Thursday, July 23, 2015

John Porcellino's Back Pages

Throughout the course of its 25-year existence, John Porcellino's King-Cat series has mostly been autobiographical in the sense that it captures thoughts, feelings, moods, anecdotes and observations from his daily life. It has rarely been a straightforward, diary-style narrative. There have been exceptions, like the stories that made up Diary Of A Mosquito Abatement Man and Perfect Example. For the most part, however, Porcellino's writing circumambulated a number of huge, life-altering events. Porcellino noted that there were certain stories and events that he'd get to eventually, and "eventually" finally happened in the form of The Hospital Suite (published by Drawn & Quarterly), a book with three overlapping sections detailing Porcellino's battle with a mysterious, life-threatening illness and later depression, anxiety and debilitating obsessive-compulsive disorder.

This book accounts for a lot of things that were implied or elided in King-Cat. The first section, "The Hospital Suite", sets up the rest of the book. As a straightforward narrative about an abdominal tumor that required surgery, Porcellino also tells a story about love, fear, faith and coming to terms with the possibility of his death. There is the terror of being sick and dealing with doctors who needed a number of attempts to find out exactly what was wrong with him, but there was also the palpable comfort he received from his then-wife Kera as well as from his Buddhist faith. There are moments of humor, like when Porcellino is pissed that Harvey Pekar had beaten him to the punch in depicting a scene where his wedding ring fell off his finger because he had become so skinny. At 113 pages, this could have been its own graphic novella, However, the story deepens and becomes more resonant when paired with the next two sections.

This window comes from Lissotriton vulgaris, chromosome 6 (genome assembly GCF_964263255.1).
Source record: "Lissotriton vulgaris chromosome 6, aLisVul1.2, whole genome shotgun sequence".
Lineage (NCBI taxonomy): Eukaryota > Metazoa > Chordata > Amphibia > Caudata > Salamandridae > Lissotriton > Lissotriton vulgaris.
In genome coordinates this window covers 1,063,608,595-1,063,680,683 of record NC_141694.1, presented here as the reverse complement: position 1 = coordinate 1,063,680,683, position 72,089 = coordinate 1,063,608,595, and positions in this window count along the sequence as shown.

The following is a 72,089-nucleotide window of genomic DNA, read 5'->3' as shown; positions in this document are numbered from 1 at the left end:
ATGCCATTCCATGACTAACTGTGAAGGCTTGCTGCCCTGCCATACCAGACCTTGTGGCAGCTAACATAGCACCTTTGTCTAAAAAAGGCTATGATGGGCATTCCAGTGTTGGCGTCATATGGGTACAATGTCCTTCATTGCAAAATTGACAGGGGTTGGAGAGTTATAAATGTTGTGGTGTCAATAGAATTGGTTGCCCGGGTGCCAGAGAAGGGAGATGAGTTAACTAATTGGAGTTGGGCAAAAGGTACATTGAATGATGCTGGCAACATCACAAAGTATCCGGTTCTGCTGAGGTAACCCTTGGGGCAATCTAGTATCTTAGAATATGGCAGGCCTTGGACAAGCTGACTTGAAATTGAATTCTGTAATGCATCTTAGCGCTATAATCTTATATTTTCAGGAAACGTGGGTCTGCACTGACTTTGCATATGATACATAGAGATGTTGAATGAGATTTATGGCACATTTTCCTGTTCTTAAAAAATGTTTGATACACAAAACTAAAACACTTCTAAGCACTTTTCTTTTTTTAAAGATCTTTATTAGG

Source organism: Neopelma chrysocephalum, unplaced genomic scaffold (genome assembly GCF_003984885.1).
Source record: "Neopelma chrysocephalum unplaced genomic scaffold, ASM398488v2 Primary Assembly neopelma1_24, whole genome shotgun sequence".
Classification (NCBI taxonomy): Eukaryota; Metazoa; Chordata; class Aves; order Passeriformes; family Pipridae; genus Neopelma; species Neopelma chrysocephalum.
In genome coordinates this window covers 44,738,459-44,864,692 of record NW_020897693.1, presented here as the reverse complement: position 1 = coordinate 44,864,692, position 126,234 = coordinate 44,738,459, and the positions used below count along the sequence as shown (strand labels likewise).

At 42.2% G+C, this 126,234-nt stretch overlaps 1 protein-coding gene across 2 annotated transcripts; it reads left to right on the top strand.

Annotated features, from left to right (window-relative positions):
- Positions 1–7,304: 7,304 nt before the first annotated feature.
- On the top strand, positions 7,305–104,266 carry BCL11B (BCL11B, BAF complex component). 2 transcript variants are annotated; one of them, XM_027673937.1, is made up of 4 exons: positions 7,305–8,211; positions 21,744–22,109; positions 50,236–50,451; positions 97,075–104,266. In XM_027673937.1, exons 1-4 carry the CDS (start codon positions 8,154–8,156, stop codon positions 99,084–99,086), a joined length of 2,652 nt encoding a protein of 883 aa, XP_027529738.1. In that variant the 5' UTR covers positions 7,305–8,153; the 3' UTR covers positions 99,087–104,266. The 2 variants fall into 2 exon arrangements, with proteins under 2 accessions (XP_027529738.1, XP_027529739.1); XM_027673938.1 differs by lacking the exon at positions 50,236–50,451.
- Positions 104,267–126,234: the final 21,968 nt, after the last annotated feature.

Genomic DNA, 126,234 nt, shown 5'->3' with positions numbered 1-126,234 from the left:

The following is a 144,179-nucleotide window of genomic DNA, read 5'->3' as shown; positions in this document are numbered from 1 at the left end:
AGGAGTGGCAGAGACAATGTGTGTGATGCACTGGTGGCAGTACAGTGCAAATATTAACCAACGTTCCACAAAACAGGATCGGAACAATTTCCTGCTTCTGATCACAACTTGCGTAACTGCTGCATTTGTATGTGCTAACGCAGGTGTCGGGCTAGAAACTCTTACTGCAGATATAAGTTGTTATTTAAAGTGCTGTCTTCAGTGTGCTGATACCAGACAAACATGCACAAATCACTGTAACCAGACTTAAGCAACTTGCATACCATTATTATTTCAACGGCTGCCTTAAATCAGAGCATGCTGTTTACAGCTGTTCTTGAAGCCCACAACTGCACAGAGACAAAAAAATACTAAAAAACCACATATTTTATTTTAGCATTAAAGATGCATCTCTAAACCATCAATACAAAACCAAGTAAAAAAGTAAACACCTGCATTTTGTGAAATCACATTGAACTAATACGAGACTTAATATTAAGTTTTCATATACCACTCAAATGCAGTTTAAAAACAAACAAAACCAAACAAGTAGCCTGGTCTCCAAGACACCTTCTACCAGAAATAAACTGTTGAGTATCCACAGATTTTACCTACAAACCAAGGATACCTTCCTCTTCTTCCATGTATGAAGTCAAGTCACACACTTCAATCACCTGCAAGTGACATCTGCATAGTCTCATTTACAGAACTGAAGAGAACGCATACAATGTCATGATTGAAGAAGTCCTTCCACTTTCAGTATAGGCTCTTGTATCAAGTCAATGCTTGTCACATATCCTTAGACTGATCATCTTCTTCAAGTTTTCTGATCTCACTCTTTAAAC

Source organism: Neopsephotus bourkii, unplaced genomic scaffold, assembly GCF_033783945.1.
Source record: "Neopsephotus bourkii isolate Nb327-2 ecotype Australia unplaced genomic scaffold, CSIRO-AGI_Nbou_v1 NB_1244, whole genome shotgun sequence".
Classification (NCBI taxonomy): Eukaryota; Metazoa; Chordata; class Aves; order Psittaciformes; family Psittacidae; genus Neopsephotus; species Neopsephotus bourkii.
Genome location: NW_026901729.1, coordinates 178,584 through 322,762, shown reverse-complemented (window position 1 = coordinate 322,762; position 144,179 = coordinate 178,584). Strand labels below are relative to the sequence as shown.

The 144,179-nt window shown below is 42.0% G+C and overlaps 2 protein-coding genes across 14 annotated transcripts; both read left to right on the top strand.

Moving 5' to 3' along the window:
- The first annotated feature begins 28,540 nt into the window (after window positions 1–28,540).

The second section, "1998", talks about his journey back to his hometown of Chicago with his wife and the ways in which his life started to break down. Plagued by allergies that even made him hypersensitive to the ink he used for his comics, Porcellino once again had to come to terms with the idea that he might have to accept that he would lose everything that was important to him. When a specialist was finally able to help him with his allergies, he faced a new challenge in his persistent, alienating OCD. It was enough to cause his wife to walk out on him in a truly devastating scene, one that was precipitated by the nagging sense that she was on the verge of leaving him for months on end. This section mostly acts as a link between the first section and the last, detailing the ways in which physical and mental woes can wear away at relationships.

The third section, "True Anxiety" is by far the most harrowing. It's about his life-long battle with anxiety, depression and OCD. "Battle" is an overused term with regard to illness, but in Porcellino's case it accurately describes his many attempts at treating it. Meditation, yoga, diet, supplements, aversion therapy and talk therapy all helped for a period of time, but a stressful life event would simply make it come back, stronger than ever. Porcellino does a remarkable job in relating how one of the worst things about OCD was a rational awareness that the things the disease demanded were absolutely crazy and even absurd. Because the disorder works on one's lizard-brain, fight-or-flight responses, no amount of rational thought can assuage it. Porcellino even laughs at the sheer ridiculousness of some of his OCD fears, like how renting a Godzilla movie might cause monsters to appear and attack his town. Eventually, he gives in to the idea of medication, and there's a remarkable panel where he realizes that it's actually starting to help. Porcellino's work has always been simultaneously powerful and understated, and the ending of this book is typical of that quality. In talking about how he still has issues that he's dealing with, he notes that his life is now so much better, and in the past panel says, "When we meet, let's shake hands." That's a powerful affirmation for someone who was so germ-phobic, as well as an expression of openness and wanting to live.